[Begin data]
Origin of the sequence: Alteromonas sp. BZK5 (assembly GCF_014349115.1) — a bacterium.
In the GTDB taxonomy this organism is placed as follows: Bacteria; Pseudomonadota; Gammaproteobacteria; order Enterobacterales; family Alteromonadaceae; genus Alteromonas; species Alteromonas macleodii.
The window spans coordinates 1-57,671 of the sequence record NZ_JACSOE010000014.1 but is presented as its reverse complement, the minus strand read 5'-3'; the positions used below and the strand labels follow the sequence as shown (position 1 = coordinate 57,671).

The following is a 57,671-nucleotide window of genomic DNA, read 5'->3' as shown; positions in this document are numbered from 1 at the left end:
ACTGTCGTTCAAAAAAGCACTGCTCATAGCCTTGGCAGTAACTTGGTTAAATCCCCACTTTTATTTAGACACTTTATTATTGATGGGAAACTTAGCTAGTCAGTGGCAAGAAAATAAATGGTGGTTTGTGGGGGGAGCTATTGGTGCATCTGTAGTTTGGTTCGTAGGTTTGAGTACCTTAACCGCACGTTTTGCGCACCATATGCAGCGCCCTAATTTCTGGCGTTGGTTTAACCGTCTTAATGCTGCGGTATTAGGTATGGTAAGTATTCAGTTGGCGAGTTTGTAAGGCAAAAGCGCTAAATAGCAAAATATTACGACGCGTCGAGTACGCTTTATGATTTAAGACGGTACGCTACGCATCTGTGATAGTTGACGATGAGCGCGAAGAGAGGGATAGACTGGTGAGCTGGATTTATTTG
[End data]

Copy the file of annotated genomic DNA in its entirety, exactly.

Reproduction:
Origin of the sequence: Alteromonas sp. BZK5 (assembly GCF_014349115.1) — a bacterium.
In the GTDB taxonomy this organism is placed as follows: Bacteria; Pseudomonadota; Gammaproteobacteria; order Enterobacterales; family Alteromonadaceae; genus Alteromonas; species Alteromonas macleodii.
The window spans coordinates 1-57,671 of the sequence record NZ_JACSOE010000014.1 but is presented as its reverse complement, the minus strand read 5'-3'; the positions used below and the strand labels follow the sequence as shown (position 1 = coordinate 57,671).

The following is a 57,671-nucleotide window of genomic DNA, read 5'->3' as shown; positions in this document are numbered from 1 at the left end:
ACTGTCGTTCAAAAAAGCACTGCTCATAGCCTTGGCAGTAACTTGGTTAAATCCCCACTTTTATTTAGACACTTTATTATTGATGGGAAACTTAGCTAGTCAGTGGCAAGAAAATAAATGGTGGTTTGTGGGGGGAGCTATTGGTGCATCTGTAGTTTGGTTCGTAGGTTTGAGTACCTTAACCGCACGTTTTGCGCACCATATGCAGCGCCCTAATTTCTGGCGTTGGTTTAACCGTCTTAATGCTGCGGTATTAGGTATGGTAAGTATTCAGTTGGCGAGTTTGTAAGGCAAAAGCGCTAAATAGCAAAATATTACGACGCGTCGAGTACGCTTTATGATTTAAGACGGTACGCTACGCATCTGTGATAGTTGACGATGAGCGCGAAGAGAGGGATAGACTGGTGAGCTGGATTTATTTG